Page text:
At church this morning, the pastor’s sermon was about light. The pastor was going into the characteristics of light, and he was drawing spiritual parallels. For example, the pastor said that light makes no noise, and that, similarly, believers should not brag about their good deeds or seek self-advancement.
Many people love humility. I happen to admire it, myself. A while back, I read one of Lou Cannon’s biographies about Ronald Reagan, and Cannon noted that Reagan when he was an actor did not seek to exalt himself in scenes. Rather, Reagan offered suggestions on how scenes could be better, even if that detracted from his own prominence in them. Humility can project a genuine self-confidence.
At the same time, we’re often told in life to toot our own horns in order to survive in this world. That’s the way the world works. I remember being in a Bible study group, and we were studying the story of Joseph, and someone observed that Joseph was not pointing at himself when he recommended that Pharaoh appoint someone to oversee the kingdom during the famine. Joseph did not seek his own advancement, but rather God was the one who enabled him to rise.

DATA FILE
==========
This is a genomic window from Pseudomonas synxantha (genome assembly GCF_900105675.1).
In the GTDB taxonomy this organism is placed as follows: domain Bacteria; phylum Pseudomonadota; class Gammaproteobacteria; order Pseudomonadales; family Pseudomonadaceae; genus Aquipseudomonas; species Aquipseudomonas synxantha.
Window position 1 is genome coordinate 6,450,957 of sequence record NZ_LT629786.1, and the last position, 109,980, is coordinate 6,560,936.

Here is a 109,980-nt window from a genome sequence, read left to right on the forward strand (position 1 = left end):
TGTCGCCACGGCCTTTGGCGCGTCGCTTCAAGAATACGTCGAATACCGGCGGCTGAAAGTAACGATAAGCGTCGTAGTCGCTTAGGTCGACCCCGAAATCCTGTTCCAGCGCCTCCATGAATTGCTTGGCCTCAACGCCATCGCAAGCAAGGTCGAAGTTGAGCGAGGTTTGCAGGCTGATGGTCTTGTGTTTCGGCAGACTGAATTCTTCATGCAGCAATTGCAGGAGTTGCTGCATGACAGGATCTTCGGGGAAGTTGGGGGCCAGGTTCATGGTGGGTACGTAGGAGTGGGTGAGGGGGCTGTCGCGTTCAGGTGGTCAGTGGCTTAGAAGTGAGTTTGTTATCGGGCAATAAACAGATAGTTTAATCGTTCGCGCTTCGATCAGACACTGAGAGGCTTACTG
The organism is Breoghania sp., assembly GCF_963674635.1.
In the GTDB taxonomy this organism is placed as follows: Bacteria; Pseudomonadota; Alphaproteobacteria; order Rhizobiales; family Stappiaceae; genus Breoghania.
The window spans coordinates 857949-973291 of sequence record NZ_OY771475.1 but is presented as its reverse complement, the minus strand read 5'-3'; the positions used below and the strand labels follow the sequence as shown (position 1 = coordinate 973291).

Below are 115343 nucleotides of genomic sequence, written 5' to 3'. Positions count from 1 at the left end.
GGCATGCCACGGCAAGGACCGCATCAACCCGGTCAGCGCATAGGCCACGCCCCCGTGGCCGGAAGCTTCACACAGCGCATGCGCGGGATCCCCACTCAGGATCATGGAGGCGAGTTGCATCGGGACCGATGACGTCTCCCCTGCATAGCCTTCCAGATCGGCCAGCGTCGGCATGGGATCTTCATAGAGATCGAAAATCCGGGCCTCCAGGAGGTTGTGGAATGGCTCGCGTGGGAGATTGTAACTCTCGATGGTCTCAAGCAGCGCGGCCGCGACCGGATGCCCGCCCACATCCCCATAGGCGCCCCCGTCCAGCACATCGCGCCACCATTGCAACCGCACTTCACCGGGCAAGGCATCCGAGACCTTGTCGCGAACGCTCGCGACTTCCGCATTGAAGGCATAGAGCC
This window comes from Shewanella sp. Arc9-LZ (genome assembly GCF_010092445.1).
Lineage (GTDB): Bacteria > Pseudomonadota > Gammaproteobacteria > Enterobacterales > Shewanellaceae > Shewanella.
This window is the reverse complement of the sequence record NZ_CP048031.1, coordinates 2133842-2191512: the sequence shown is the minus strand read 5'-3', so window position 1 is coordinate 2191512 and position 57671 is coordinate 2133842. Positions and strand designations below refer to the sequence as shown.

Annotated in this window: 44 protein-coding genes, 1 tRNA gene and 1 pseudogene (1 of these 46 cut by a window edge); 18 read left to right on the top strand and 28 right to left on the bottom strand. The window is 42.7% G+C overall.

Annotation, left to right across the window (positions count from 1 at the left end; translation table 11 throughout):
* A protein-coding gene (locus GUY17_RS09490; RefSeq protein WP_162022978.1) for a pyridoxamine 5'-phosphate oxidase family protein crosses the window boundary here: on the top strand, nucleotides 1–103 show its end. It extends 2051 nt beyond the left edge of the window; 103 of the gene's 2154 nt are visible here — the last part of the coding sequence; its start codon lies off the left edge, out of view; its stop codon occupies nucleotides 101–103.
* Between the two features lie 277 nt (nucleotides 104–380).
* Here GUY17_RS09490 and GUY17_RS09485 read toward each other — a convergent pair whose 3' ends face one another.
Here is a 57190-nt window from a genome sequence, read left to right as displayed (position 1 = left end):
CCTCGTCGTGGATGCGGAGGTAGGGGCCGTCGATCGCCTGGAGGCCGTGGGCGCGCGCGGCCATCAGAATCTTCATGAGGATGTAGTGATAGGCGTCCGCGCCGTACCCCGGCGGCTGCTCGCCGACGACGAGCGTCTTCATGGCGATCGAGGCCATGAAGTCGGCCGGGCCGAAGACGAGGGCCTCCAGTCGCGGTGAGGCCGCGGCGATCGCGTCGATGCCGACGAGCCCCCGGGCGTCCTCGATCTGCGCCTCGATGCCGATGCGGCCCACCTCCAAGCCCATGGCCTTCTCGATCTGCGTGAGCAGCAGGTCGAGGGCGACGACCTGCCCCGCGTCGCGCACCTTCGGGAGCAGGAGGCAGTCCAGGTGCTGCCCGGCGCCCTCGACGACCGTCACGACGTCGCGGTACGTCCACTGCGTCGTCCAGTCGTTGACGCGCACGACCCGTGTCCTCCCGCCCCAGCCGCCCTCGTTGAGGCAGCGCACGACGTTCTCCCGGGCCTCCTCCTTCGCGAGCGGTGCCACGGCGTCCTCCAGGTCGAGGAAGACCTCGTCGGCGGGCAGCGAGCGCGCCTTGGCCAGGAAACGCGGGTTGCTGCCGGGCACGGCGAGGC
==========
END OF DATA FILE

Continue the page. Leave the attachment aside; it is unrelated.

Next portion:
That may happen, at times. But there are also times when people do not try to advance themselves, and the result is that they toil unhappily in obscurity. Dating, getting a job, etc., is partially about self-promotion—-selling oneself, in short, bragging. And yet, there does need to be humility even in that. As Dale Carnegie says, the way to win friends and to influence people is to be others-oriented—-to be concerned about them, to show how you can help them.
On some level, I appreciated what the pastor said about light being quiet, for I myself am a quiet person. As a result, many Christians may conclude that I am not others-oriented, since my quietness hinders my social interaction. But can one be quiet (as opposed to being a social butterfly) and yet serve God? I hope so.